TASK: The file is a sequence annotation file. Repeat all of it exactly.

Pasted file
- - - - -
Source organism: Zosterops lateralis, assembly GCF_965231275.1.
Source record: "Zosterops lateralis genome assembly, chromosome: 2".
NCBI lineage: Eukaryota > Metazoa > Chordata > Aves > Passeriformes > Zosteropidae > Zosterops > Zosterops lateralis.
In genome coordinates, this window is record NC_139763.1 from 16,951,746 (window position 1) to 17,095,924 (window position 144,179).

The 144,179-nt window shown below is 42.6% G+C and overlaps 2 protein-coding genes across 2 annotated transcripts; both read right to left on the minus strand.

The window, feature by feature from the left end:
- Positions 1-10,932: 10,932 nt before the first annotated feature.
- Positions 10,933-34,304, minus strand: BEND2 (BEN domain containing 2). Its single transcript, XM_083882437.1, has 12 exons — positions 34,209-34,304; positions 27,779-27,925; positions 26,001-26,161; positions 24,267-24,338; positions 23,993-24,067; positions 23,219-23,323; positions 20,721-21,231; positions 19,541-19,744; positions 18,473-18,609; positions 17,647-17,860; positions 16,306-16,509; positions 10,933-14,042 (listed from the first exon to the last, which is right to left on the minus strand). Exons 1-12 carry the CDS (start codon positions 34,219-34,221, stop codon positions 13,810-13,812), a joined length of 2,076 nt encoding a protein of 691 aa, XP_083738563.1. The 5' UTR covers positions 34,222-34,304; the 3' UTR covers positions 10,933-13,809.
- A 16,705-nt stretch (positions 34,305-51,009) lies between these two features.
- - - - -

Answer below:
Source organism: Zosterops lateralis, assembly GCF_965231275.1.
Source record: "Zosterops lateralis genome assembly, chromosome: 2".
NCBI lineage: Eukaryota > Metazoa > Chordata > Aves > Passeriformes > Zosteropidae > Zosterops > Zosterops lateralis.
In genome coordinates, this window is record NC_139763.1 from 16,951,746 (window position 1) to 17,095,924 (window position 144,179).

The 144,179-nt window shown below is 42.6% G+C and overlaps 2 protein-coding genes across 2 annotated transcripts; both read right to left on the minus strand.

The window, feature by feature from the left end:
- Positions 1-10,932: 10,932 nt before the first annotated feature.
- Positions 10,933-34,304, minus strand: BEND2 (BEN domain containing 2). Its single transcript, XM_083882437.1, has 12 exons — positions 34,209-34,304; positions 27,779-27,925; positions 26,001-26,161; positions 24,267-24,338; positions 23,993-24,067; positions 23,219-23,323; positions 20,721-21,231; positions 19,541-19,744; positions 18,473-18,609; positions 17,647-17,860; positions 16,306-16,509; positions 10,933-14,042 (listed from the first exon to the last, which is right to left on the minus strand). Exons 1-12 carry the CDS (start codon positions 34,219-34,221, stop codon positions 13,810-13,812), a joined length of 2,076 nt encoding a protein of 691 aa, XP_083738563.1. The 5' UTR covers positions 34,222-34,304; the 3' UTR covers positions 10,933-13,809.
- A 16,705-nt stretch (positions 34,305-51,009) lies between these two features.